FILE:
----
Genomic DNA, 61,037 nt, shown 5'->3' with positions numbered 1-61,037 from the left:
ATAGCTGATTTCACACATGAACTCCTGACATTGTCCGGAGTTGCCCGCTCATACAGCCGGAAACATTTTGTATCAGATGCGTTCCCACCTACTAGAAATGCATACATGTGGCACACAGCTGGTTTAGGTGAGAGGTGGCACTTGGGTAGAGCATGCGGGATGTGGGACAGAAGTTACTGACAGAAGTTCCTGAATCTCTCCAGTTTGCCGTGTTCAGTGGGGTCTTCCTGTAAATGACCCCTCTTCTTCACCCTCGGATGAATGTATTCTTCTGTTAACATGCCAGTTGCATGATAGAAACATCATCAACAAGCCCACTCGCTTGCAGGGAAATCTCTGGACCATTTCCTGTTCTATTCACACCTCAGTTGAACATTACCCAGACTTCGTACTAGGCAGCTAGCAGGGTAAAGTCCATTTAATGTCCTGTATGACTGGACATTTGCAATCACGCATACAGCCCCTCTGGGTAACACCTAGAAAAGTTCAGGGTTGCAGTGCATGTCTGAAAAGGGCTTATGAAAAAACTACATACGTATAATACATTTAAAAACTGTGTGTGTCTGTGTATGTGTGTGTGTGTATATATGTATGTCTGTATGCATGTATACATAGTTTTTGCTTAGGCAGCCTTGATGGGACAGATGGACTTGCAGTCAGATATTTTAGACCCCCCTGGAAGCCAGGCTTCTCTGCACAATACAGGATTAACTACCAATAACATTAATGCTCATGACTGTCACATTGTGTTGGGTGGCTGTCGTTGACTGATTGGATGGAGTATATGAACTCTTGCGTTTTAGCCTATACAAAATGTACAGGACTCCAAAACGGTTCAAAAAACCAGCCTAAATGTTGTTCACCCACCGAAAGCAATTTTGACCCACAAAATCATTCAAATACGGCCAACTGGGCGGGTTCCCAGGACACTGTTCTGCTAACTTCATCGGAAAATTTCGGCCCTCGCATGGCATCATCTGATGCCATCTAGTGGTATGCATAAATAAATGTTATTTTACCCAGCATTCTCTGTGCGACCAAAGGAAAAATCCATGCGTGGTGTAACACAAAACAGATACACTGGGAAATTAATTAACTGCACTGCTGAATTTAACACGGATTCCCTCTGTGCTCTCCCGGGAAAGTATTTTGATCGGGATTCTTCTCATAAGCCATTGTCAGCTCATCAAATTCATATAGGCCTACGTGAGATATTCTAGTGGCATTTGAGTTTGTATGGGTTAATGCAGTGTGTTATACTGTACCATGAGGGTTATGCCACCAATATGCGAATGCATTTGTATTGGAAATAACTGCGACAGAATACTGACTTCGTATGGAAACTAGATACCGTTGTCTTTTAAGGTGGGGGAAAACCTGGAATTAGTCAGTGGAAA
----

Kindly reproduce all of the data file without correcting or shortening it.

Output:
Genomic DNA, 61,037 nt, shown 5'->3' with positions numbered 1-61,037 from the left:
ATAGCTGATTTCACACATGAACTCCTGACATTGTCCGGAGTTGCCCGCTCATACAGCCGGAAACATTTTGTATCAGATGCGTTCCCACCTACTAGAAATGCATACATGTGGCACACAGCTGGTTTAGGTGAGAGGTGGCACTTGGGTAGAGCATGCGGGATGTGGGACAGAAGTTACTGACAGAAGTTCCTGAATCTCTCCAGTTTGCCGTGTTCAGTGGGGTCTTCCTGTAAATGACCCCTCTTCTTCACCCTCGGATGAATGTATTCTTCTGTTAACATGCCAGTTGCATGATAGAAACATCATCAACAAGCCCACTCGCTTGCAGGGAAATCTCTGGACCATTTCCTGTTCTATTCACACCTCAGTTGAACATTACCCAGACTTCGTACTAGGCAGCTAGCAGGGTAAAGTCCATTTAATGTCCTGTATGACTGGACATTTGCAATCACGCATACAGCCCCTCTGGGTAACACCTAGAAAAGTTCAGGGTTGCAGTGCATGTCTGAAAAGGGCTTATGAAAAAACTACATACGTATAATACATTTAAAAACTGTGTGTGTCTGTGTATGTGTGTGTGTGTATATATGTATGTCTGTATGCATGTATACATAGTTTTTGCTTAGGCAGCCTTGATGGGACAGATGGACTTGCAGTCAGATATTTTAGACCCCCCTGGAAGCCAGGCTTCTCTGCACAATACAGGATTAACTACCAATAACATTAATGCTCATGACTGTCACATTGTGTTGGGTGGCTGTCGTTGACTGATTGGATGGAGTATATGAACTCTTGCGTTTTAGCCTATACAAAATGTACAGGACTCCAAAACGGTTCAAAAAACCAGCCTAAATGTTGTTCACCCACCGAAAGCAATTTTGACCCACAAAATCATTCAAATACGGCCAACTGGGCGGGTTCCCAGGACACTGTTCTGCTAACTTCATCGGAAAATTTCGGCCCTCGCATGGCATCATCTGATGCCATCTAGTGGTATGCATAAATAAATGTTATTTTACCCAGCATTCTCTGTGCGACCAAAGGAAAAATCCATGCGTGGTGTAACACAAAACAGATACACTGGGAAATTAATTAACTGCACTGCTGAATTTAACACGGATTCCCTCTGTGCTCTCCCGGGAAAGTATTTTGATCGGGATTCTTCTCATAAGCCATTGTCAGCTCATCAAATTCATATAGGCCTACGTGAGATATTCTAGTGGCATTTGAGTTTGTATGGGTTAATGCAGTGTGTTATACTGTACCATGAGGGTTATGCCACCAATATGCGAATGCATTTGTATTGGAAATAACTGCGACAGAATACTGACTTCGTATGGAAACTAGATACCGTTGTCTTTTAAGGTGGGGGAAAACCTGGAATTAGTCAGTGGAAA